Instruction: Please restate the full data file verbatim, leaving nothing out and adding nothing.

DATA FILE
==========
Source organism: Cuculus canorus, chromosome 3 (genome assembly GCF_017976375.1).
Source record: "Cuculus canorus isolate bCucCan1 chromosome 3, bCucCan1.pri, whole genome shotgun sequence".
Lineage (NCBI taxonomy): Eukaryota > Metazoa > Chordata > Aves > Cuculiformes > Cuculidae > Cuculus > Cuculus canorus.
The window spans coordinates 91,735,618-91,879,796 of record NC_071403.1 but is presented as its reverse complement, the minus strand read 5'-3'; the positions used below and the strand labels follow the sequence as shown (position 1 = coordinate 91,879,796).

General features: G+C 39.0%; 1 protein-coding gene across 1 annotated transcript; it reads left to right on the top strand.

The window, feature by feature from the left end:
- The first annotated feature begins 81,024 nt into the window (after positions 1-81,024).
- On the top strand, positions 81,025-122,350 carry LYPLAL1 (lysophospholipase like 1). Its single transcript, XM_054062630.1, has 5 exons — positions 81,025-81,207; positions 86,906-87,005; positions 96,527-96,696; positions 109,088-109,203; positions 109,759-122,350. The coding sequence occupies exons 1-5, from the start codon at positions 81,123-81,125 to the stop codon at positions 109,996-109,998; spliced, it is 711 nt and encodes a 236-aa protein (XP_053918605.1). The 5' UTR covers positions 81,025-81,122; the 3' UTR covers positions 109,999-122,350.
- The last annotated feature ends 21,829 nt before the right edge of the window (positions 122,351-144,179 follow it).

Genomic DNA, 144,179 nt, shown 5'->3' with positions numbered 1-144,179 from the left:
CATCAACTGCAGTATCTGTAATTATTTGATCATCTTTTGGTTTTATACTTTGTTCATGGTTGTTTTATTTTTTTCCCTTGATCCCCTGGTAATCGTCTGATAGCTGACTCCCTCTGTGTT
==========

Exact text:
Source organism: Cuculus canorus, chromosome 3 (genome assembly GCF_017976375.1).
Source record: "Cuculus canorus isolate bCucCan1 chromosome 3, bCucCan1.pri, whole genome shotgun sequence".
Lineage (NCBI taxonomy): Eukaryota > Metazoa > Chordata > Aves > Cuculiformes > Cuculidae > Cuculus > Cuculus canorus.
The window spans coordinates 91,735,618-91,879,796 of record NC_071403.1 but is presented as its reverse complement, the minus strand read 5'-3'; the positions used below and the strand labels follow the sequence as shown (position 1 = coordinate 91,879,796).

General features: G+C 39.0%; 1 protein-coding gene across 1 annotated transcript; it reads left to right on the top strand.

The window, feature by feature from the left end:
- The first annotated feature begins 81,024 nt into the window (after positions 1-81,024).
- On the top strand, positions 81,025-122,350 carry LYPLAL1 (lysophospholipase like 1). Its single transcript, XM_054062630.1, has 5 exons — positions 81,025-81,207; positions 86,906-87,005; positions 96,527-96,696; positions 109,088-109,203; positions 109,759-122,350. The coding sequence occupies exons 1-5, from the start codon at positions 81,123-81,125 to the stop codon at positions 109,996-109,998; spliced, it is 711 nt and encodes a 236-aa protein (XP_053918605.1). The 5' UTR covers positions 81,025-81,122; the 3' UTR covers positions 109,999-122,350.
- The last annotated feature ends 21,829 nt before the right edge of the window (positions 122,351-144,179 follow it).

Genomic DNA, 144,179 nt, shown 5'->3' with positions numbered 1-144,179 from the left:
CATCAACTGCAGTATCTGTAATTATTTGATCATCTTTTGGTTTTATACTTTGTTCATGGTTGTTTTATTTTTTTCCCTTGATCCCCTGGTAATCGTCTGATAGCTGACTCCCTCTGTGTT